Shows & Panels
- The 2014 Big Picture on Cyber Security
- AFCEA Answers
- Ask the CIO
- Connected Government: How to Build and Procure Network Services for the Future
- Continuing Diagnostics and Mitigation: Discussion of Progress and Next Steps
- Federal Executive Forum
- Federal Tech Talk
- The Intersection: Where Technology Meets Transformation
- Maximizing ROI Through Data Center Consolidation
- Moving to the Cloud. What's the best approach for me
- Navigating Tough Choices in Government Cloud Computing
- The New Generation of Database
- Satellite Communications: Acquiring SATCOM in Tight Times
- Transformative Technology: Desktop Virtualization in Government
- Value of Health IT
Shows & Panels
Monday - Friday, 6-9 a.m.
Hosts Tom Temin and Emily Kopp bring you the latest news affecting the federal community each weekday morning, featuring interviews with top government executives and contractors. Listen live from 6 to 9 a.m. or download archived interviews below.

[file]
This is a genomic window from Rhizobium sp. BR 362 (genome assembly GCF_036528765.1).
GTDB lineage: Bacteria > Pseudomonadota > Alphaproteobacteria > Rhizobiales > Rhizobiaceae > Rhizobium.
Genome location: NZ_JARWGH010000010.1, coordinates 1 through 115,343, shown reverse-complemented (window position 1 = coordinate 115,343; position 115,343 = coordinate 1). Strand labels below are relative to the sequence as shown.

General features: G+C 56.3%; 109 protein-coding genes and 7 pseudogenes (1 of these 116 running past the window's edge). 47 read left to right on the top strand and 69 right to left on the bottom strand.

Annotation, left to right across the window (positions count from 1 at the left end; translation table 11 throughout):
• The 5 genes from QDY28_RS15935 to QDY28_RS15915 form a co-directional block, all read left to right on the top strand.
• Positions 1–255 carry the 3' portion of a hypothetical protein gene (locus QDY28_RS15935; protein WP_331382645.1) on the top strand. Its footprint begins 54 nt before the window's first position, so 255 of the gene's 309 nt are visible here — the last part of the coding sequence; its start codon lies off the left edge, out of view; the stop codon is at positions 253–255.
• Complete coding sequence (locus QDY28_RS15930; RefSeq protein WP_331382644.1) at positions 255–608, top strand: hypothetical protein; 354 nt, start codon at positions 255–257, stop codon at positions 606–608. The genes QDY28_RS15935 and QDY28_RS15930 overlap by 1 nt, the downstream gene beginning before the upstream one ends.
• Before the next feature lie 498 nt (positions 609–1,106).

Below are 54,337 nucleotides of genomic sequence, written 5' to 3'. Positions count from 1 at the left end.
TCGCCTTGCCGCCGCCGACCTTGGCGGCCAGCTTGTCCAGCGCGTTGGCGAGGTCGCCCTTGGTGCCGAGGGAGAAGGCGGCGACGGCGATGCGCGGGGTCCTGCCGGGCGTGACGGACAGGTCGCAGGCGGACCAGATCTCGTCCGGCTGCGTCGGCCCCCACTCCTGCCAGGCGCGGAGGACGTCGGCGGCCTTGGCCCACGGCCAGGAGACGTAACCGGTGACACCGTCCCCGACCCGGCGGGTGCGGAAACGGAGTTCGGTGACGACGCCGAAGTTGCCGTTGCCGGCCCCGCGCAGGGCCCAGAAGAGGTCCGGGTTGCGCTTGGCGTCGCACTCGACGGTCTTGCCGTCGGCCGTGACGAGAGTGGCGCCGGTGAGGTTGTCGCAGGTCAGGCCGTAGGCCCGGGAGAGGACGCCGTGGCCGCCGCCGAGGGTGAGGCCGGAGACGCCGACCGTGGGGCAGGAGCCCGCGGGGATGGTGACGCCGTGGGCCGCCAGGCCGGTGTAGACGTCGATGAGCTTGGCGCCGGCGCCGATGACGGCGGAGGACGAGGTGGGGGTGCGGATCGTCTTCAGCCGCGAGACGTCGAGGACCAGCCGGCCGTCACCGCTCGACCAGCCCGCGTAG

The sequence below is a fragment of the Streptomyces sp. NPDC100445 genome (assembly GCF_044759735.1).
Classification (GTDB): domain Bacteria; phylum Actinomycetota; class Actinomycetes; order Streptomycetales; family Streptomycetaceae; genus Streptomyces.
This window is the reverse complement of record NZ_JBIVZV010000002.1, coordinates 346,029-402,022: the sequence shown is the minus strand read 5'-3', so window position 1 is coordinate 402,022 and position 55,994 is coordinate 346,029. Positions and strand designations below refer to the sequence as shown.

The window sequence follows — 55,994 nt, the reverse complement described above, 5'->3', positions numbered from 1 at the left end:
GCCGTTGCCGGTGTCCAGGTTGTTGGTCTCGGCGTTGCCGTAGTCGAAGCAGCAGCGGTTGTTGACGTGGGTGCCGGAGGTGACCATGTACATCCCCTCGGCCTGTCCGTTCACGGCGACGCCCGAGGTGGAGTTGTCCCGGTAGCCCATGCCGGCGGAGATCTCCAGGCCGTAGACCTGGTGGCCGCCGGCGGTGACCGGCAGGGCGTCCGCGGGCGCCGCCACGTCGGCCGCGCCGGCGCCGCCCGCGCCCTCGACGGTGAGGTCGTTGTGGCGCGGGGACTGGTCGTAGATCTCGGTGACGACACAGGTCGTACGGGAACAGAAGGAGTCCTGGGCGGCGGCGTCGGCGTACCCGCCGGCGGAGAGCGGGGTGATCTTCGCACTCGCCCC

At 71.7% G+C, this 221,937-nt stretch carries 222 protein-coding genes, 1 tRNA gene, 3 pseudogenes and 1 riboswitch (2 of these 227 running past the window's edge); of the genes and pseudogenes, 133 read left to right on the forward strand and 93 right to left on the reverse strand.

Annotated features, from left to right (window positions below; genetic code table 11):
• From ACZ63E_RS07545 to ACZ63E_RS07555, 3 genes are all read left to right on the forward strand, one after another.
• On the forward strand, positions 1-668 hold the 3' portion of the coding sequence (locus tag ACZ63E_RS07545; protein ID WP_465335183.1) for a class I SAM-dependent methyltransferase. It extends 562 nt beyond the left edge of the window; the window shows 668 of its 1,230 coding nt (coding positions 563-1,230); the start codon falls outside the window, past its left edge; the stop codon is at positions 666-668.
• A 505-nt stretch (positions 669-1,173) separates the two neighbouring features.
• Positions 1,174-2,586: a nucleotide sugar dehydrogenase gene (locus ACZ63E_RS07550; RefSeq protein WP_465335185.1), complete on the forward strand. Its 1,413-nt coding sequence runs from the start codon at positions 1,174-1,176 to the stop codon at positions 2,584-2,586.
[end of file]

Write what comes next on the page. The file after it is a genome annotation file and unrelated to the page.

Federal Drive Show Blog - October 7, 2013
Monday - 10/7/2013, 11:47am EDT
National Air Traffic Controllers Association
There's still a lot of confusion on day seven of the government shutdown. Take the FAA, where it may seem obvious that some work is essential. Air traffic controllers have to be on the job so planes can take off and land safely. But there are other gray areas, as Paul Rinaldi, president of the National Air Traffic Controller Association, describes.
Professional Services Council
Contractors are finding the federal government's lapse in appropriations is depressing their revenues. A few have announced furloughs or layoffs of employees. The longer the shutdown drags on, the worse it is likely to get. For a view of how things are looking in the government services industry,Tom and Emily spoke with Stan Soloway, president of the Professional Services Council.
Federal News Radio
Thousands of civilian employees of the Defense Department will be back in the office this week. Defense Secretary Chuck Hagel is recalling the furloughed workers. Pentagon lawyers have determined that a law which guarantees the military will be paid during the shutdown also applies to their civilian colleagues and some contractors. Federal News Radio's DoD reporter Jared Serbu has details.
Across the Defense Department, the IT community is trying to embrace a joint, integrated approach to technology. But with federal appropriations getting more scarce, the Air Force says attacking stovepipes in IT isn't enough. Officials want to expand the idea to other mission areas. More from Federal News Radio's DoD reporter, Jared Serbu.